The couple filed for bankruptcy and defaulted on nearly one million dollars in loans, and some local businesses associated with the construction – such as an insurance company and a lumber outfit – went down with that ship. Most of the land went to a bank, and then eventually to the city. Sometime in the late 2000's a paved parking lot was built there for visitors to enjoy the spot.

After the demise of the Beachland project in the '80s, the city was soon charged with the responsibility (and the cost) of bulldozing the buildings. A citizens group called the Friends of Lincoln County got stuck with most of the legal bills.

The unnamed Waldport geologist had his license revoked by the Oregon State Board of Geology Examiners, citing “incompetence and gross negligence.” His reputation now ranks right up there with the Oregon official who in 1970 decided a beached whale in Florence should be blown up with dynamite (the infamous Exploding Whale).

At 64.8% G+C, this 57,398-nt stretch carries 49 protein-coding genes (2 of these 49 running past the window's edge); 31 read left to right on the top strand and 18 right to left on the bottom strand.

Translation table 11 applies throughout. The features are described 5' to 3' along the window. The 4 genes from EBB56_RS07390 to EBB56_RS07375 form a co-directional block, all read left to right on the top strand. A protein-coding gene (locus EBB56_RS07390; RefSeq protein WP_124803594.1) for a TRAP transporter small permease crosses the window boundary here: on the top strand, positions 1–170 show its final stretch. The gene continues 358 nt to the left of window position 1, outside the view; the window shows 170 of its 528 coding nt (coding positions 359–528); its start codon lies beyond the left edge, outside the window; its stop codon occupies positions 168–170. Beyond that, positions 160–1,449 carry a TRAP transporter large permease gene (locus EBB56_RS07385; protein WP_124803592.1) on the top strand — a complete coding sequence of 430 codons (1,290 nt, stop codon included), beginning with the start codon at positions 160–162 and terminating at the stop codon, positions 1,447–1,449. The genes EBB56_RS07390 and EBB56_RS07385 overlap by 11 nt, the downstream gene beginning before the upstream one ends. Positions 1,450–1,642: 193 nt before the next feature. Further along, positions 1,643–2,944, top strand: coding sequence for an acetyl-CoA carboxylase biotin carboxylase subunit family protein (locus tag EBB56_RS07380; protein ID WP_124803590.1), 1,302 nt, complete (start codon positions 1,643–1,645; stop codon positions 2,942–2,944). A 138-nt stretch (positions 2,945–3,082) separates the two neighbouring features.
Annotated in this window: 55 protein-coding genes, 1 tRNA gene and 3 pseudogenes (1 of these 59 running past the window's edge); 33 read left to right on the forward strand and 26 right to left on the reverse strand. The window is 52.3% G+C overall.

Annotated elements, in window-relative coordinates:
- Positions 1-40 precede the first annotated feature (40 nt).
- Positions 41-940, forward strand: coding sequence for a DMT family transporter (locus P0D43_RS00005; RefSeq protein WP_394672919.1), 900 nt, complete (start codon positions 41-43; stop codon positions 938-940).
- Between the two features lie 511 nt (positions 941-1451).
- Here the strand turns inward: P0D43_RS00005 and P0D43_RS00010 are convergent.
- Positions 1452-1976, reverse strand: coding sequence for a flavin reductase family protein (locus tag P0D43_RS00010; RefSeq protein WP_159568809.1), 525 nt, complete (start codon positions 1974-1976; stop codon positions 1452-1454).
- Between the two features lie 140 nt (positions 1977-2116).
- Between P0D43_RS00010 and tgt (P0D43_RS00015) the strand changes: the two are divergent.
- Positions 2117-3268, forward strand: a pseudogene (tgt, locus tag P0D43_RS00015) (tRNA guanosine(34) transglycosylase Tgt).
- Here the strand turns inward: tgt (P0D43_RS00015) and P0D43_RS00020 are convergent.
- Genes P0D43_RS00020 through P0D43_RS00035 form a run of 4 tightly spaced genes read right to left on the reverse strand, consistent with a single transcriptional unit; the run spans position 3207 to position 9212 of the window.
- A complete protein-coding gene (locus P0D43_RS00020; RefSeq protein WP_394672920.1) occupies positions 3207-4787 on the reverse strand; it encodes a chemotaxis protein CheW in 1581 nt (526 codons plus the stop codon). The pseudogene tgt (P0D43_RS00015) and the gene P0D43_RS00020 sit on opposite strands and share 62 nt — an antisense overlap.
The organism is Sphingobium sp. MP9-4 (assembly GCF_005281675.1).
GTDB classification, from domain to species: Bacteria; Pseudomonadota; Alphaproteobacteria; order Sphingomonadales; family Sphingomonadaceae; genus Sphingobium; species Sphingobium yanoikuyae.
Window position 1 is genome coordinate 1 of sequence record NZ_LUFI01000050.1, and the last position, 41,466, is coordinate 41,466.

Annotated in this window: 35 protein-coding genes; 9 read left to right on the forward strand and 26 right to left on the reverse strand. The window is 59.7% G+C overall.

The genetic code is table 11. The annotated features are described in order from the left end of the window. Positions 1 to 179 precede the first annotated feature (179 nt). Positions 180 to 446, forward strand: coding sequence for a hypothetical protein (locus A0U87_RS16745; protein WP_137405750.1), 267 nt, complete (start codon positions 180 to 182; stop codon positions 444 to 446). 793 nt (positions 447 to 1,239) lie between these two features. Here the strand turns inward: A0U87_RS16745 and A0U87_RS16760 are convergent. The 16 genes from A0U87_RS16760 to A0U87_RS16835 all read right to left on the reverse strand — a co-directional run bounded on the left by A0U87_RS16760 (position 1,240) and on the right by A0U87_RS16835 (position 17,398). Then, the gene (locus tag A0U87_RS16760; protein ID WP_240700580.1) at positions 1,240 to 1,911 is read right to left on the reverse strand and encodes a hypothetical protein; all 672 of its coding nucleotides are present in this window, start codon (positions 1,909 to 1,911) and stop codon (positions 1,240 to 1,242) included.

Now, the old condo ruins host a couple of stairways that seem to go nowhere and a lot of graffiti that ranges from creative to creepy. An ever-shrinking ledge used to be near the top, sitting about 50 feet above the sand and creating a very romantic spot. But that too has mostly disappeared since 2010.

See more of this shrinking Oregon coast wonder here. Below: the outcropping at right would eventually become the new Jump-Off Joe, while the old, crumbling Joe is seen in the middle, circa 1920 or so. Oregon Coast Lodgings for this - Where to eat - Maps and Virtual Tours